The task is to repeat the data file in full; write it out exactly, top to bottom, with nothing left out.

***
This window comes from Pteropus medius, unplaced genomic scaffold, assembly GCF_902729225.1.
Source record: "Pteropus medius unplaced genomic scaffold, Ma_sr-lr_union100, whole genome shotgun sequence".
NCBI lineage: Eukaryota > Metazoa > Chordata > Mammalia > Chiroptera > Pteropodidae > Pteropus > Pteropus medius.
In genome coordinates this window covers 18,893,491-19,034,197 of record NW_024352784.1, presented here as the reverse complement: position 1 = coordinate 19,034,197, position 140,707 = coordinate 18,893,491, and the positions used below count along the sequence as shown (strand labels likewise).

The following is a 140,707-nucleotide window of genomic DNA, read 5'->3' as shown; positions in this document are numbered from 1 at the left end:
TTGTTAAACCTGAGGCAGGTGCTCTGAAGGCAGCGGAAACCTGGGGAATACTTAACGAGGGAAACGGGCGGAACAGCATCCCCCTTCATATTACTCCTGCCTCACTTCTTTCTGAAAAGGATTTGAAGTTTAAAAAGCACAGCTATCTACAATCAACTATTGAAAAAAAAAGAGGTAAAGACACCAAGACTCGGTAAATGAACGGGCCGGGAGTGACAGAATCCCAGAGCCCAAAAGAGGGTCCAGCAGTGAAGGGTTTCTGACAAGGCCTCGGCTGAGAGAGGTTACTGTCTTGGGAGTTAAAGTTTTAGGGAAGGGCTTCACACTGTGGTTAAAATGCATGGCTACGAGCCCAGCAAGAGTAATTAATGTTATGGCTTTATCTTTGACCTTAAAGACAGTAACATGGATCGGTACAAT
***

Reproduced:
This window comes from Pteropus medius, unplaced genomic scaffold, assembly GCF_902729225.1.
Source record: "Pteropus medius unplaced genomic scaffold, Ma_sr-lr_union100, whole genome shotgun sequence".
NCBI lineage: Eukaryota > Metazoa > Chordata > Mammalia > Chiroptera > Pteropodidae > Pteropus > Pteropus medius.
In genome coordinates this window covers 18,893,491-19,034,197 of record NW_024352784.1, presented here as the reverse complement: position 1 = coordinate 19,034,197, position 140,707 = coordinate 18,893,491, and the positions used below count along the sequence as shown (strand labels likewise).

The following is a 140,707-nucleotide window of genomic DNA, read 5'->3' as shown; positions in this document are numbered from 1 at the left end:
TTGTTAAACCTGAGGCAGGTGCTCTGAAGGCAGCGGAAACCTGGGGAATACTTAACGAGGGAAACGGGCGGAACAGCATCCCCCTTCATATTACTCCTGCCTCACTTCTTTCTGAAAAGGATTTGAAGTTTAAAAAGCACAGCTATCTACAATCAACTATTGAAAAAAAAAGAGGTAAAGACACCAAGACTCGGTAAATGAACGGGCCGGGAGTGACAGAATCCCAGAGCCCAAAAGAGGGTCCAGCAGTGAAGGGTTTCTGACAAGGCCTCGGCTGAGAGAGGTTACTGTCTTGGGAGTTAAAGTTTTAGGGAAGGGCTTCACACTGTGGTTAAAATGCATGGCTACGAGCCCAGCAAGAGTAATTAATGTTATGGCTTTATCTTTGACCTTAAAGACAGTAACATGGATCGGTACAAT